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Sunday, December 28, 2008

Last Night: Laughing Squid's Second Annual Unholiday Party

Posted By on Sun, Dec 28, 2008 at 4:55 PM

(Mark Growden Trio perform live at the Unholiday Party)

Laughing Squid's Second Annual Unholiday Party

"SOMA Venue Without a Name"

December 27, 2008

Words, Photos and Video by Tamara Palmer

Better than: Reading about it afterwards on Twitter

Like its multi-tentacled namesake, Laughing Squid has many different limbs, including that of Web hosting, art/tech/culture blogging, event calendaring and diverse community building. "Primary tentacle" Scott Beale hosts many informal drink-up gatherings as well as an annual Laughing Squid birthday bash each year. The second annual "Unholiday Party" fell somewhere in the middle of those two extremes, utilizing a small "secret location" and an unspoken declaration to rejoice not for Hanukkah, Christmas, Kwanzaa or Festivus, but just for being alive.

We arrived just as the Mark Growden Trio was about to start its too-short set. Playing the handlebars, Growden set the intrigue and originality levels on high from the get-go. And if you like watching the above video as much as we enjoyed being there for it, you can hear Growden and his full Ensemble each Thursday in January at Carol Queen's Center for Sex and Culture.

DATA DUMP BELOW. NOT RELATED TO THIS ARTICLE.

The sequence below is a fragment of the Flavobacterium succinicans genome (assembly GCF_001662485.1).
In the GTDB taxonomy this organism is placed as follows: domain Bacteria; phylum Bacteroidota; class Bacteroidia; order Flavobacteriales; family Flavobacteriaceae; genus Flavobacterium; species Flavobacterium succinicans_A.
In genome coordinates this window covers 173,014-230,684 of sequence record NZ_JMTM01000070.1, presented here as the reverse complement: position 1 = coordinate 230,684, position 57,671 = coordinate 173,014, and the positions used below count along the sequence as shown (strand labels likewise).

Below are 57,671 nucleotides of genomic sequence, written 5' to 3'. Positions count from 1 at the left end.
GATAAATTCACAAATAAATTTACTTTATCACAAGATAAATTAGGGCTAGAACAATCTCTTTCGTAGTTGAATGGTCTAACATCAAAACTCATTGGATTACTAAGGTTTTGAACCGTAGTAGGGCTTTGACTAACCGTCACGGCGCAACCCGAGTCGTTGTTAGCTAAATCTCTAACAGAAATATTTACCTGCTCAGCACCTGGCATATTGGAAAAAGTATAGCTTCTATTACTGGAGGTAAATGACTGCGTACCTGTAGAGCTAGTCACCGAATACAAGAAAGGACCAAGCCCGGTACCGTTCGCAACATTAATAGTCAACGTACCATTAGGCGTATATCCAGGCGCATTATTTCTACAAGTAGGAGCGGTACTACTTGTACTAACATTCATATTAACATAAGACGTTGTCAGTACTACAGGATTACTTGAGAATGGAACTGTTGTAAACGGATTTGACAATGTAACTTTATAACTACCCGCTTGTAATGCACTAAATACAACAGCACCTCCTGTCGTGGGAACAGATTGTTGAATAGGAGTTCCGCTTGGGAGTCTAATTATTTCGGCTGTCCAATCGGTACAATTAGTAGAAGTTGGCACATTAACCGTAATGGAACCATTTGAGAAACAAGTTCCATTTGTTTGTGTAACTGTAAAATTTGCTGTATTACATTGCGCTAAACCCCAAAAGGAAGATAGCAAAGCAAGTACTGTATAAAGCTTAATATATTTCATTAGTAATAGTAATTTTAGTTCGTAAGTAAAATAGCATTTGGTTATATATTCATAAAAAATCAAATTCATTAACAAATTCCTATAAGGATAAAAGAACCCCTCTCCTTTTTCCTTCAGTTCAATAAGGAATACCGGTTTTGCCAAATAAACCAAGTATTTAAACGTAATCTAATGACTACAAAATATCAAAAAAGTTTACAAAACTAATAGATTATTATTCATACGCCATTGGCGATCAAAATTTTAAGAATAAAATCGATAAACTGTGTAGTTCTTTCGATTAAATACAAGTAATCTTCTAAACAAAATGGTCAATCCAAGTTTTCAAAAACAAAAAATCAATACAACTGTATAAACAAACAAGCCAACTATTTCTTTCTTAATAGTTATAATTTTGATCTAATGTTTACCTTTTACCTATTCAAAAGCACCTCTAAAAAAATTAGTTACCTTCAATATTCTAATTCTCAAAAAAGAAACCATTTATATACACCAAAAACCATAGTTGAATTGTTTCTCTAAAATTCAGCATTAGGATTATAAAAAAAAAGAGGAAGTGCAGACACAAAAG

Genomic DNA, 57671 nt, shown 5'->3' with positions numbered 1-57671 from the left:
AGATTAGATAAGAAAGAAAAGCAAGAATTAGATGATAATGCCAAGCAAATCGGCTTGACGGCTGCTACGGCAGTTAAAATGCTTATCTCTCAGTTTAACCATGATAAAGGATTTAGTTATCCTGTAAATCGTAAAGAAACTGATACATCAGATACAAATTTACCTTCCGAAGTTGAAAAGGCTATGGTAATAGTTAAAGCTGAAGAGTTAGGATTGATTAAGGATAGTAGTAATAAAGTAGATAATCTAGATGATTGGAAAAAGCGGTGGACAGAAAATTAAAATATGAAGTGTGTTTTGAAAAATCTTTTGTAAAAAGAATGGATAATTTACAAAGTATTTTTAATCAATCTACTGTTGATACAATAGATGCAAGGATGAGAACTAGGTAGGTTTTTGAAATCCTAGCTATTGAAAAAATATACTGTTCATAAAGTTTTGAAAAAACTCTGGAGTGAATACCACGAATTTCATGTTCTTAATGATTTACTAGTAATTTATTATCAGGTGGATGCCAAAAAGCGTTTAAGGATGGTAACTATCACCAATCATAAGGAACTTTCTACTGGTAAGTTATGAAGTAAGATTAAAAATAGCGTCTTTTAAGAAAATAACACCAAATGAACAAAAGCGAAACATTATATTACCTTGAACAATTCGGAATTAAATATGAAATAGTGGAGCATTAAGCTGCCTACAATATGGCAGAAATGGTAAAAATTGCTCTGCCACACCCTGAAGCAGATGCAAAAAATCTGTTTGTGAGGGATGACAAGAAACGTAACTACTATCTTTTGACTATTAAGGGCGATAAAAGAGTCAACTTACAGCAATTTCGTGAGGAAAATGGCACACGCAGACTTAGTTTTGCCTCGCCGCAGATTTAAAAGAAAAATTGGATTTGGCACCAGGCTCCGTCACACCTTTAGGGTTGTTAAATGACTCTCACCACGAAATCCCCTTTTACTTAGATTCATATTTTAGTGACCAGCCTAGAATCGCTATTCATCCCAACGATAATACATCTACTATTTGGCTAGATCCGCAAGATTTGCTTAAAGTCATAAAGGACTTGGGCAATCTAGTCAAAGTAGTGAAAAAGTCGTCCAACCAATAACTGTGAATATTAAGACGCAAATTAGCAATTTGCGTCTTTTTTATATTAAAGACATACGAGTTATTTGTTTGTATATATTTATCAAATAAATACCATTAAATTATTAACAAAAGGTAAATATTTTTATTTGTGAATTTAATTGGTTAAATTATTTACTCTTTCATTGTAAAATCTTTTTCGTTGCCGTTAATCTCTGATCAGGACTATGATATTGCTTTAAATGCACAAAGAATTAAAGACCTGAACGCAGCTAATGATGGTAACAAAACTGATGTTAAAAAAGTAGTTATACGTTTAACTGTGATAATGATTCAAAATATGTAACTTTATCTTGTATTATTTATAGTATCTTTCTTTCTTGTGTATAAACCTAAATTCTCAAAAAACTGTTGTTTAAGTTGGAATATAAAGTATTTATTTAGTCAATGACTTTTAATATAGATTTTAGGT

The rest of the evening was soundtracked by Timmmii, who understood the frequency of the people as far as when to feed them old-school electro and new-school techno, and when to simply re-enact a fight sequence from Last Voyage of Omega. With this crowd of artists, tech geeks and various other species of the colorful and the playful, that's a necessary skill. Dancers swirled around in human blurs, which were mighty hard for me to photograph.

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There weren't any actual squid depictions in the room, but there were electric jellyfish and other sea-inspired creatures (as well as moonscapes) rendered in neon and metal by the artist Ehlenberger.

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Critic's Notebook

Personal bias: I am a fan of Laughing Squid the site as well as the community it attracts.

Random detail: Scott Beale Twittered that he had considered the use of a "map point" to find the party's secret location, a technique used in the early days of raves in the early '90s. That could have been fun in itself, but luckily it wasn't so hard to locate.

By the way: I hid the bongos, and am not sorry.

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About The Author

Tamara Palmer


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